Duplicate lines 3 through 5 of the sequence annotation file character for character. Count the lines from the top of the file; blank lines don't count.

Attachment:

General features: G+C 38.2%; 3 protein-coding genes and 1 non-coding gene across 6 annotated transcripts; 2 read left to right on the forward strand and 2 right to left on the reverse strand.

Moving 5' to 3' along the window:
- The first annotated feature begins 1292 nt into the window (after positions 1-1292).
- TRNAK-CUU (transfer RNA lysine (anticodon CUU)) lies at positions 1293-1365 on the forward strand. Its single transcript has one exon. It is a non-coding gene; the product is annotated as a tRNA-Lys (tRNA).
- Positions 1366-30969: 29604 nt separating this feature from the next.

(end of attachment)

- The first annotated feature begins 1292 nt into the window (after positions 1-1292).
- TRNAK-CUU (transfer RNA lysine (anticodon CUU)) lies at positions 1293-1365 on the forward strand. Its single transcript has one exon. It is a non-coding gene; the product is annotated as a tRNA-Lys (tRNA).
- Positions 1366-30969: 29604 nt separating this feature from the next.